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A sandwich of fabric and filling

April 10, 2003|by Chris Copley

chrisc@herald-mail.com

For historian Fawn Valentine, an old quilt is like a time capsule from another era: In its components, Valentine can "read" about the maker's culture, wealth or poverty, and personal values.

"The older quilts are very fine," Valentine said by phone from her office in southern West Virginia. "What is so wonderful is when families have preserved these quilts from the 1850s. These are beautiful quilts. They preserve family history."

Valentine will bring her knowledge of old quilts to Harpers Ferry, W.Va., on Saturday, April 12, for a lecture and quilt "reading" at Mather Training Center. She invites attendees to bring their old quilts to the presentation; Valentine will examine as many as she can and offer her interpretation of their backgrounds.

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A quilt is basically a sandwich of fabric and filling, Valentine said. The top layer of a quilt is called, simply, the top. It is the colorful, patterned surface most of us imagine when we think of a quilt. The bottom part of a quilt is typically plain fabric.

The middle part of a quilt is a layer of insulating material. Today it is commercial cotton or polyester batting. In centuries past, it may have been several layers of cotton sheeting or wool from sheep raised by the quiltmaker. Or even an old quilt or a blanket.

After the three parts are assembled, they are quilted - stitched or knotted - together. Stitching may be random or may play a part in the design.

"I call the stiching pattern 'secret writing' - it doesn't make words but tells about the quilt," she said.

Valentine has extensive experience in the history of West Virginia quilts. She and hundreds of other volunteers investigated more than 4,000 quilts during a 1992 research effort called West Virginia Heritage Quilt Search. Valentine shared the results of the study in her book, "West Virginia Quilts and QuiltMakers: Echoes of the Hills."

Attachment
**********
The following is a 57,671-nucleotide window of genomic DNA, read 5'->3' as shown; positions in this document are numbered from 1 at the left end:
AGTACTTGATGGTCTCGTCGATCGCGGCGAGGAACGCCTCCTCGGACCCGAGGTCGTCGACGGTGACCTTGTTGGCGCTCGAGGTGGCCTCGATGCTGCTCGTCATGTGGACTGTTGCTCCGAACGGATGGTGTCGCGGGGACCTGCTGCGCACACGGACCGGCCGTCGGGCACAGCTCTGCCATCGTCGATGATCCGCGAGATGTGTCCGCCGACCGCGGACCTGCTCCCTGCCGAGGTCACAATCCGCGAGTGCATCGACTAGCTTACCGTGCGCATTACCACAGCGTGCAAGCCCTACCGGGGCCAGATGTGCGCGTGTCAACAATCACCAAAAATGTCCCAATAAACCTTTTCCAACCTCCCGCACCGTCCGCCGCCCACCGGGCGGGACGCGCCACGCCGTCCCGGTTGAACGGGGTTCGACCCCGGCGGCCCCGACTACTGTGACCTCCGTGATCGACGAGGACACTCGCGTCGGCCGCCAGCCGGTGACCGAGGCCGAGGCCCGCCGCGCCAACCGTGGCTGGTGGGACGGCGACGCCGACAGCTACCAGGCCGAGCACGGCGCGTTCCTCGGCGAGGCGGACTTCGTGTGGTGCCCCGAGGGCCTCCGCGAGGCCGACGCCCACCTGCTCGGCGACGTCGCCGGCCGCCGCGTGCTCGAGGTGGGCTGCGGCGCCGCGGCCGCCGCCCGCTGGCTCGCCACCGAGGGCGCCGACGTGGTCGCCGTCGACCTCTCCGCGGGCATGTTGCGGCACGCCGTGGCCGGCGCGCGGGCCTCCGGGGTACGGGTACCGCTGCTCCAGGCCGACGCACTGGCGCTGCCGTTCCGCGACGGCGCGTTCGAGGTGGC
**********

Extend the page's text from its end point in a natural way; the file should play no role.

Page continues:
"In 1992, we went all over the state, doing a quilt search and doing documentation," she said. "We took information on quilt-makers and quilts. We had access to scholars on quilt history. We took oral histories - over 1,000 pages of oral histories."

The quilts of the West Virginia Panhandle are particularly wonderful, Valentine said. It's the part of the state settled earliest as European pioneers migrated across the continent. And many families have done a good job preserving their old quilts.

Valentine identified two traditions of quilt-making she has found in West Virginia: German-American and Scotch-Irish.

"Germans always favor symmetry - bilateral or four-part symmetry," she said. "Also strong color contrast, rather than blending tone on tone - that would be Scotch-Irish - and always distinctive borders."

The colors of Scotch-Irish quilts are generally from a more narrow range than German-American quilts, Valentine said.

"When I first saw Scotch-Irish quilts, I thought there was a color blindness issue - there's often close value, from dark to light," she said. "They're made up the same as German-American quilts, but the fabric choices are so different spometimes it's hard to see the pattern.

"There's also no distinctive border. Sometimes sashing or setting strips - strips between blocks - separate blocks. These are sometimes used for a border."

Valentine's interest in quilts began about a decade ago, just as the heritage quilt project got under way.

"I have a background as a weaver, and I just love cloth," she said. "I put cloth and history and women's study together."

Quilts are the window through which Valentine looks at history, women's history in particular. Each quilt is unique, but it is also part of a craft tradition practiced by women nationwide and through most of American history.

"Women have been making quilts in America since about 1750 on," she said. "The information in the quilt - the stitching patterns, the type of fabric - tells me, maybe, when it was made, access to pattern models, sometimes hints about the life of the quilt or quilt-maker."

Quilts are also a kind of genealogical tool, she said.

"You learn quilt-making from your mother, your grandmother, your neighbor, your mother-in-law," she said. "The technique it was put together with gives you clues to the cultural background of the maker."

Quilts stand at the intersection of fine art and down-to-earth homemaking. Originally made to insulate beds in drafty homes, they became a way to express the creativity, emotions and values of the maker. And to connect the maker to succeeding generations who display or use the quilt.

"Quilts warm the body and the soul," Valentine wrote in her book. "A quilt can wrap the psyche in a loving embrace. Family quilts are symbols of bloodlines reaching across decades and generations."




If you go


"American Quilt History," a lecture and historical assessment of quilts by historian Fawn Valentine

Saturday, April 12

2 p.m.

Mather Training Center

Fillmore Street

Harpers Ferry, W.Va.

1-304-535-6881

Free, reservations required

Attendees are invited to bring quilts for Valentine to examine and interpret during a show-and-tell session following her lecture.

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